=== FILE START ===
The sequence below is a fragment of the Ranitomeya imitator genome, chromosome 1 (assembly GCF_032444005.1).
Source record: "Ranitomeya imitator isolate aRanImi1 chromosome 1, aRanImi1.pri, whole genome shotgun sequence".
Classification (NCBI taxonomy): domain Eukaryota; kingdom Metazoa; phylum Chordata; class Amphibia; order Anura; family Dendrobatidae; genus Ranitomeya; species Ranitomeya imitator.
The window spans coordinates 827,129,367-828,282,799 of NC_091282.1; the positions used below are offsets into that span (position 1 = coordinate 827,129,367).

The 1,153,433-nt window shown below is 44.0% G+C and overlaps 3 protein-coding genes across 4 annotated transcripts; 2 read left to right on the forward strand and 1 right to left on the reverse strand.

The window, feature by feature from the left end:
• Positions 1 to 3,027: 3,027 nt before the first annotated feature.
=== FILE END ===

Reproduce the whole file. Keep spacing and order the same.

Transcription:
The sequence below is a fragment of the Ranitomeya imitator genome, chromosome 1 (assembly GCF_032444005.1).
Source record: "Ranitomeya imitator isolate aRanImi1 chromosome 1, aRanImi1.pri, whole genome shotgun sequence".
Classification (NCBI taxonomy): domain Eukaryota; kingdom Metazoa; phylum Chordata; class Amphibia; order Anura; family Dendrobatidae; genus Ranitomeya; species Ranitomeya imitator.
The window spans coordinates 827,129,367-828,282,799 of NC_091282.1; the positions used below are offsets into that span (position 1 = coordinate 827,129,367).

The 1,153,433-nt window shown below is 44.0% G+C and overlaps 3 protein-coding genes across 4 annotated transcripts; 2 read left to right on the forward strand and 1 right to left on the reverse strand.

The window, feature by feature from the left end:
• Positions 1 to 3,027: 3,027 nt before the first annotated feature.